On 31st May 2011, the appalling abuse of people with a learning disability and/or autism at Winterbourne View hospital was exposed by BBC Panorama. Undercover filming at the hospital exposed a regime of physical and psychological abuse carried out at the hands of the people paid to care. Like everyone who tuned in, I felt anger, disbelief and disgust. Shockingly, ten years on, people with a learning disability and/or autism are still being mistreated in modern-day asylums.
Families of people who were abused at Winterbourne View have come together to mark 10 years since the scandal was exposed and to remind decision-makers that the abusive system that left their loved ones traumatised, remains much the same as a decade ago. Mencap and the Challenging Behaviour Foundation (CBF) are joining them in calling for the Government to finally deliver on its promises and put an end to this scandal.
An abuse scandal that shocked the nation…
BBC Panorama’s undercover investigation into the NHS-funded private hospital, on the outskirts of Bristol, broadcast footage of people with a learning disability and/or autism being slapped, pinned down under chairs and being force-fed medication.
The documentary shocked the nation. Eleven care workers were charged over the abuse, six went to prison, and the Government promised to prevent anything like this ever happening again.
The Government aimed to get everyone out of these hospitals no later than 1st June 2014. But this deadline passed, and this still has not happened.
In 2015, the Government and NHS England launched the ‘Transforming Care’ programme, committing to closing 35-50% inpatient beds by March 2019 and supporting people to return home.
A decade of broken Government promises, and more abuse scandals uncovered…
Despite these promises, today more than 2,000 people with a learning disability and/or autism remain locked away due to a lack of the right support in the community; 355 of them have been locked away for 10 years or more.
These modern-day asylums are damaging environments for people with a learning disability and/or autism. The hospitals are often hundreds of miles away from the family home and we know that living in such places, leaves people at an increased risk of abuse and neglect. Many families say that their loved ones become a shell of themselves while locked away, suffering in a restrictive environment that doesn’t take into account sensory needs and only intensifies negative behaviours and trauma. This is simply the wrong model of care.
New analysis by Mencap and CBF reveals that restrictive interventions – like physical restraint, chemical cosh and solitary confinement – are used against people with a learning disability and/or autism at least once every 12 minutes in these units. This is likely to be just the tip of the iceberg due to low numbers of hospitals providing data despite it being a mandatory requirement.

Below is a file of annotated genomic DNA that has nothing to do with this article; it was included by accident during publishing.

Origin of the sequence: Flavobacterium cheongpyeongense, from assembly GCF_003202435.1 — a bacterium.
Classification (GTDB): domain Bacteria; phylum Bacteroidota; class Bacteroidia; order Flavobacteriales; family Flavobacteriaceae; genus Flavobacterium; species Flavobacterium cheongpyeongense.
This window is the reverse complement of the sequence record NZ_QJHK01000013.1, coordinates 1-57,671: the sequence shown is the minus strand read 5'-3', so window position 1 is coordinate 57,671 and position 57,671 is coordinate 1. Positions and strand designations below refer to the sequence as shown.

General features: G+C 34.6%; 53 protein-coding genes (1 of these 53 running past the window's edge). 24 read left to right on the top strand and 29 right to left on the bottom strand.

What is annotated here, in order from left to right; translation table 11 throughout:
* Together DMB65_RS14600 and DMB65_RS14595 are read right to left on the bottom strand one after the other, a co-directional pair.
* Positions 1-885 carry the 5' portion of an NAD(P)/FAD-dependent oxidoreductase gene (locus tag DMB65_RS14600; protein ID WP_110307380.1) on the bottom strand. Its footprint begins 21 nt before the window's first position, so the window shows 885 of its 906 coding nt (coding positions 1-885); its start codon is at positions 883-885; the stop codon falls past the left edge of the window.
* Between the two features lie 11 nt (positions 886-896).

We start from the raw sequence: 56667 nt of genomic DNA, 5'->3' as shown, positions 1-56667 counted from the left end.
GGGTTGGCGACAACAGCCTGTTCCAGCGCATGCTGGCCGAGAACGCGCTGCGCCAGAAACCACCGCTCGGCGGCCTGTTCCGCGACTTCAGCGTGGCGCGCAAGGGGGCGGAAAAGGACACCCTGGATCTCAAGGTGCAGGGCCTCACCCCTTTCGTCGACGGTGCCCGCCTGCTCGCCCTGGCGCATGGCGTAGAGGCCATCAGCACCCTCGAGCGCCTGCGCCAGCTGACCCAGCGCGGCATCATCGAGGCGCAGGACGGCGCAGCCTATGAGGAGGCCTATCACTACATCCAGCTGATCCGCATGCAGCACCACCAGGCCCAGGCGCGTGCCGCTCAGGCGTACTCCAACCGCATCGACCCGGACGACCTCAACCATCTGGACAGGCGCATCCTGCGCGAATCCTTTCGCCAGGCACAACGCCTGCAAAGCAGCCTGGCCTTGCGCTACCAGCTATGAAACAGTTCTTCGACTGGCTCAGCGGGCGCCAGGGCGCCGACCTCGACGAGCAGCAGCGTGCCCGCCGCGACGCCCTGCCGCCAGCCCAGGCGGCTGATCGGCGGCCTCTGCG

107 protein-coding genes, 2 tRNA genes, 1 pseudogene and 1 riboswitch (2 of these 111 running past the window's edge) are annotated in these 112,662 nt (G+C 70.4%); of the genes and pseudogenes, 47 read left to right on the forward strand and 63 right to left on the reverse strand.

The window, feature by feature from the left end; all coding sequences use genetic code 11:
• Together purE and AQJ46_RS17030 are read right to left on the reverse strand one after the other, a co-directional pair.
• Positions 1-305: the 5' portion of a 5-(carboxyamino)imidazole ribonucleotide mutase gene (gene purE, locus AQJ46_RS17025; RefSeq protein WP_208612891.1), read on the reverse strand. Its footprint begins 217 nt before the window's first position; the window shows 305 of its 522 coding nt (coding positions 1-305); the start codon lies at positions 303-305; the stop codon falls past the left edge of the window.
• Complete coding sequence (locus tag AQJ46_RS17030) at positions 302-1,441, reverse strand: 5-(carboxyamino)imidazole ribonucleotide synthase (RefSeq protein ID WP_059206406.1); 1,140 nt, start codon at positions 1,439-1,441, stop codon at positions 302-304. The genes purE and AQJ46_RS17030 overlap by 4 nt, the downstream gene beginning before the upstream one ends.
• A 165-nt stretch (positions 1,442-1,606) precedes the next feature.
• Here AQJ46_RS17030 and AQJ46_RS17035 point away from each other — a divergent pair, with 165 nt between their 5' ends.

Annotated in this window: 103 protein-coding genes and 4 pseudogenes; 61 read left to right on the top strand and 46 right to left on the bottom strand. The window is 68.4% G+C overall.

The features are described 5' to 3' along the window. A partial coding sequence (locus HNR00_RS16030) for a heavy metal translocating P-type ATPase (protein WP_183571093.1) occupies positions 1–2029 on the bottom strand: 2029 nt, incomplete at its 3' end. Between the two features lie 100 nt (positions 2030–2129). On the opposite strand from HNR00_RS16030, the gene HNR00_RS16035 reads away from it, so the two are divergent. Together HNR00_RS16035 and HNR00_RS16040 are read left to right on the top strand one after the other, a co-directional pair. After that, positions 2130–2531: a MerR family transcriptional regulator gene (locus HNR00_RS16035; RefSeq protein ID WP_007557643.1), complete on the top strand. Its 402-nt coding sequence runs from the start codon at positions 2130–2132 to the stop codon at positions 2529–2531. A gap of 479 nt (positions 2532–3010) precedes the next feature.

Since Winterbourne View, there have been other abuse scandals, most notably another BBC Panorama undercover investigation into Whorlton Hall hospital. The CQC has also taken enforcement action against some inpatient units for not being safe.
Despite the knowledge that these units are dangerous, the Government continues to miss its own targets; meanwhile, thousands more people have entered the system. New analysis by Mencap and CBF shows that since the start of the Government’s Transforming Care programme there have been 9,490 admissions – equivalent to four a day – and the average length of stay is more than five and a half years.
Government must act now to stop further abuse and deliver its broken promises…
This is not just about the ‘Winterbourne View scandal’ but an ongoing system-wide failure. People with a learning disability and/or autism continue to be placed at increased risk because there simply isn’t the right accommodation or support in the community to prevent admission or support people to return home.
The ongoing consequences of getting this wrong are catastrophic. The survivors of Winterbourne View continue to suffer from trauma. Due to an underfunded social care sector, the fragility of their current support also leaves them at risk of readmission, leaving families terrified about the future. It is highly likely that there is abuse happening in inpatient units up and down the country today.
The legacy of the COVID-19 pandemic risks more people reaching crisis point and in danger of admission.
The families of those abused at Winterbourne View have written a letter to the Prime Minister urging him to act now. The Government must publish its cross-government strategy immediately and properly fund the right support in the community to prevent further lives from being destroyed.
For further information and to support the #HomesNotHospitals campaign, visit www.mencap.org.uk.